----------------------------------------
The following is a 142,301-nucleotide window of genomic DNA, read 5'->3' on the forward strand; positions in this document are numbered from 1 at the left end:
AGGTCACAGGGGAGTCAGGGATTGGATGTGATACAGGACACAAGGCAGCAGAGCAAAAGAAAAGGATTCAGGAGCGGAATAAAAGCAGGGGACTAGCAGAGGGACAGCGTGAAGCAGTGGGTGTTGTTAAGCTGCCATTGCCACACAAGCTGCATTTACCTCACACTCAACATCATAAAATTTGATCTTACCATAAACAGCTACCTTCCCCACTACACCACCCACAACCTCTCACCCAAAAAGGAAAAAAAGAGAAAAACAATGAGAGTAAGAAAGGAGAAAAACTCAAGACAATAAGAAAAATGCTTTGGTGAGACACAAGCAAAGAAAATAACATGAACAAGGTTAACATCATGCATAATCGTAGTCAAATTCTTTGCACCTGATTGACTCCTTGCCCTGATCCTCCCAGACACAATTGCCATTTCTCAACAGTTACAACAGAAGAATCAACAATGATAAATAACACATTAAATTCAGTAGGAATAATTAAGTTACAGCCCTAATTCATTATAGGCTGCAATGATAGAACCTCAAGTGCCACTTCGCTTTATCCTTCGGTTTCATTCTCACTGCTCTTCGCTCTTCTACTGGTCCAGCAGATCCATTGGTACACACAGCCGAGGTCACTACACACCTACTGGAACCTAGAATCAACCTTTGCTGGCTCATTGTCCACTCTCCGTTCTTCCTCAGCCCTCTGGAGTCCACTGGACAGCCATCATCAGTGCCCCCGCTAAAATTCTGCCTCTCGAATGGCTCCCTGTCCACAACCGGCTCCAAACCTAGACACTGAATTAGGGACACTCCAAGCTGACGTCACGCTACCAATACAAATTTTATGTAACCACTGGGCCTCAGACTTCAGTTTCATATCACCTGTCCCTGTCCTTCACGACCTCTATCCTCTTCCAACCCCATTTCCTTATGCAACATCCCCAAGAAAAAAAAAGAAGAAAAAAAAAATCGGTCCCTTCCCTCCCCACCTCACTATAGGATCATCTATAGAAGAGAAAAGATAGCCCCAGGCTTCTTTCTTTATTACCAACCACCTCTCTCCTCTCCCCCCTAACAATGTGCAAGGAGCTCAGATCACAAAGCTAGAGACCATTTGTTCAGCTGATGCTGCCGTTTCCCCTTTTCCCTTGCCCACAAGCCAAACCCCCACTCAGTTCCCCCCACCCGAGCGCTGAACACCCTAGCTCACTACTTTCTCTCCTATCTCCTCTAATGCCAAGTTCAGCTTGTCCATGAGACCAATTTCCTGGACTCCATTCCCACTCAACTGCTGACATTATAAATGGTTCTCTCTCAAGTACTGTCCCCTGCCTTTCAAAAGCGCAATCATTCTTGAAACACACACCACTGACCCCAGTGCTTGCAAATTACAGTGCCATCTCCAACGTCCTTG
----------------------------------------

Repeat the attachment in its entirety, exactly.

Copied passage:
The following is a 142,301-nucleotide window of genomic DNA, read 5'->3' on the forward strand; positions in this document are numbered from 1 at the left end:
AGGTCACAGGGGAGTCAGGGATTGGATGTGATACAGGACACAAGGCAGCAGAGCAAAAGAAAAGGATTCAGGAGCGGAATAAAAGCAGGGGACTAGCAGAGGGACAGCGTGAAGCAGTGGGTGTTGTTAAGCTGCCATTGCCACACAAGCTGCATTTACCTCACACTCAACATCATAAAATTTGATCTTACCATAAACAGCTACCTTCCCCACTACACCACCCACAACCTCTCACCCAAAAAGGAAAAAAAGAGAAAAACAATGAGAGTAAGAAAGGAGAAAAACTCAAGACAATAAGAAAAATGCTTTGGTGAGACACAAGCAAAGAAAATAACATGAACAAGGTTAACATCATGCATAATCGTAGTCAAATTCTTTGCACCTGATTGACTCCTTGCCCTGATCCTCCCAGACACAATTGCCATTTCTCAACAGTTACAACAGAAGAATCAACAATGATAAATAACACATTAAATTCAGTAGGAATAATTAAGTTACAGCCCTAATTCATTATAGGCTGCAATGATAGAACCTCAAGTGCCACTTCGCTTTATCCTTCGGTTTCATTCTCACTGCTCTTCGCTCTTCTACTGGTCCAGCAGATCCATTGGTACACACAGCCGAGGTCACTACACACCTACTGGAACCTAGAATCAACCTTTGCTGGCTCATTGTCCACTCTCCGTTCTTCCTCAGCCCTCTGGAGTCCACTGGACAGCCATCATCAGTGCCCCCGCTAAAATTCTGCCTCTCGAATGGCTCCCTGTCCACAACCGGCTCCAAACCTAGACACTGAATTAGGGACACTCCAAGCTGACGTCACGCTACCAATACAAATTTTATGTAACCACTGGGCCTCAGACTTCAGTTTCATATCACCTGTCCCTGTCCTTCACGACCTCTATCCTCTTCCAACCCCATTTCCTTATGCAACATCCCCAAGAAAAAAAAAGAAGAAAAAAAAAATCGGTCCCTTCCCTCCCCACCTCACTATAGGATCATCTATAGAAGAGAAAAGATAGCCCCAGGCTTCTTTCTTTATTACCAACCACCTCTCTCCTCTCCCCCCTAACAATGTGCAAGGAGCTCAGATCACAAAGCTAGAGACCATTTGTTCAGCTGATGCTGCCGTTTCCCCTTTTCCCTTGCCCACAAGCCAAACCCCCACTCAGTTCCCCCCACCCGAGCGCTGAACACCCTAGCTCACTACTTTCTCTCCTATCTCCTCTAATGCCAAGTTCAGCTTGTCCATGAGACCAATTTCCTGGACTCCATTCCCACTCAACTGCTGACATTATAAATGGTTCTCTCTCAAGTACTGTCCCCTGCCTTTCAAAAGCGCAATCATTCTTGAAACACACACCACTGACCCCAGTGCTTGCAAATTACAGTGCCATCTCCAACGTCCTTG